Various embodiments of software, including but not limited to software for processing image data captured by various embodiments of a computational camera 200 as described herein, may be executed on one or more computer systems, which may interact with various other devices. One such computer system is illustrated by FIG. 11. In the illustrated embodiment, computer system 700 includes one or more processors 710 coupled to a system memory 720 via an input/output (I/O) interface 730. Computer system 700 further includes a network interface 740 coupled to I/O interface 730, and one or more input/output devices 750, such as cursor control device 760, keyboard 770, audio device 790, and display(s) 780. In some embodiments, it is contemplated that embodiments may be implemented using a single instance of computer system 700, while in other embodiments multiple such systems, or multiple nodes making up computer system 700, may be configured to host different portions or instances of embodiments. For example, in one embodiment some elements may be implemented via one or more nodes of computer system 700 that are distinct from those nodes implementing other elements.

In various embodiments, computer system 700 may be a uniprocessor system including one processor 710, or a multiprocessor system including several processors 710 (e.g., two, four, eight, or another suitable number). Processors 710 may be any suitable processor capable of executing instructions. For example, in various embodiments, processors 710 may be general-purpose or embedded processors implementing any of a variety of instruction set architectures (ISAs), such as the x86, PowerPC, SPARC, or MIPS ISAs, or any other suitable ISA. In multiprocessor systems, each of processors 710 may commonly, but not necessarily, implement the same ISA.

System memory 720 may be configured to store program instructions and/or data accessible by processor 710. In various embodiments, system memory 720 may be implemented using any suitable memory technology, such as static random access memory (SRAM), synchronous dynamic RAM (SDRAM), nonvolatile/Flash-type memory, or any other type of memory. In the illustrated embodiment, program instructions and data implementing desired functions, such as those described above for software for processing image data captured by various embodiments of a computational camera 200 as described herein, are shown stored within system memory 720 as program instructions 725 and data storage 735, respectively. In other embodiments, program instructions and/or data may be received, sent or stored upon different types of computer-accessible media or on similar media separate from system memory 720 or computer system 700. Generally speaking, a computer-accessible medium may include storage media or memory media such as magnetic or optical media, e.g., disk or CD/DVD-ROM coupled to computer system 700 via I/O interface 730. Program instructions and data stored via a computer-accessible medium may be transmitted by transmission media or signals such as electrical, electromagnetic, or digital signals, which may be conveyed via a communication medium such as a network and/or a wireless link, such as may be implemented via network interface 740.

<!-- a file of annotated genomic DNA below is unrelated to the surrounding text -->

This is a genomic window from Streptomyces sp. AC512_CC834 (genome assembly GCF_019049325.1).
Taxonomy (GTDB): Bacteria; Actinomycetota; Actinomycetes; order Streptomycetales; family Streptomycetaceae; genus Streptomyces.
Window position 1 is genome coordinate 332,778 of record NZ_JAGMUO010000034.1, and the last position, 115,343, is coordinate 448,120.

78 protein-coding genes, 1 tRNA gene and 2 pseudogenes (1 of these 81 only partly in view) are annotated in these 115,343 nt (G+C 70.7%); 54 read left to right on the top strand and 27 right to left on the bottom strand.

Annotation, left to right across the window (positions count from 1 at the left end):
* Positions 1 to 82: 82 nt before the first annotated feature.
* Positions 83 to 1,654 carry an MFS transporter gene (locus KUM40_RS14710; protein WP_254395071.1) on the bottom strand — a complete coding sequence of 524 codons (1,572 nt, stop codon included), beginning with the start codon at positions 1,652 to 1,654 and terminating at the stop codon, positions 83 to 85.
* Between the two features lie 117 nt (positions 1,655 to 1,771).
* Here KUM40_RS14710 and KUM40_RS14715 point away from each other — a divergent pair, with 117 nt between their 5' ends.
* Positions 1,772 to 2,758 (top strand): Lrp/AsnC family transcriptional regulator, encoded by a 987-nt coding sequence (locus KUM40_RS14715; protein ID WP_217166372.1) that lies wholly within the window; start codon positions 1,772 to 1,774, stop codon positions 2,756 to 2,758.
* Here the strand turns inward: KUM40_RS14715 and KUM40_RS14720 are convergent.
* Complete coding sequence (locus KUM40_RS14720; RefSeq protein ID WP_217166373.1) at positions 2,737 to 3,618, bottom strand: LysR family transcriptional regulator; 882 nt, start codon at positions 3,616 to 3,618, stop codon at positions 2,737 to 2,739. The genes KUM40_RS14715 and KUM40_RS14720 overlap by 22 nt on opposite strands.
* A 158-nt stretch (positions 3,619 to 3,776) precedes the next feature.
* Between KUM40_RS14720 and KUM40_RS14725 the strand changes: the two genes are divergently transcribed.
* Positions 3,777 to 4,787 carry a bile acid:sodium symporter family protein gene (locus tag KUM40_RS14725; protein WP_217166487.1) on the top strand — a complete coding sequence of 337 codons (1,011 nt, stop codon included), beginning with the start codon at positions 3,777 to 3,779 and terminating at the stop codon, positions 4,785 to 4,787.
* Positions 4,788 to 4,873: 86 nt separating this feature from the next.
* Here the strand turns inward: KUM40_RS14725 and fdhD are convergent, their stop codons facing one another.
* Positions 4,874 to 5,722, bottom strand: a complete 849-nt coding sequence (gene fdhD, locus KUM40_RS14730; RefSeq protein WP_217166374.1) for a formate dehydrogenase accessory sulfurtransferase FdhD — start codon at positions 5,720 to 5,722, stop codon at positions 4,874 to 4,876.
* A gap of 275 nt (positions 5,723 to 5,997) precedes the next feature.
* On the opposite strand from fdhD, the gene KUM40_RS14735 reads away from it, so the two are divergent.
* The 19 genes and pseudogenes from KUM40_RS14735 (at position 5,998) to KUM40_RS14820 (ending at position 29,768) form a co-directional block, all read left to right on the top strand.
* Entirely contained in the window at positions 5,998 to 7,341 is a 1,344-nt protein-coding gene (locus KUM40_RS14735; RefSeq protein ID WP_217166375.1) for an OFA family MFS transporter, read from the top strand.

In one embodiment, I/O interface 730 may be configured to coordinate I/O traffic between processor 710, system memory 720, and any peripheral devices in the device, including network interface 740 or other peripheral interfaces, such as input/output devices 750. In some embodiments, I/O interface 730 may perform any necessary protocol, timing or other data transformations to convert data signals from one component (e.g., system memory 720) into a format suitable for use by another component (e.g., processor 710). In some embodiments, I/O interface 730 may include support for devices attached through various types of peripheral buses, such as a variant of the Peripheral Component Interconnect (PCI) bus standard or the Universal Serial Bus (USB) standard, for example. In some embodiments, the function of I/O interface 730 may be split into two or more separate components, such as a north bridge and a south bridge, for example. In addition, in some embodiments some or all of the functionality of I/O interface 730, such as an interface to system memory 720, may be incorporated directly into processor 710.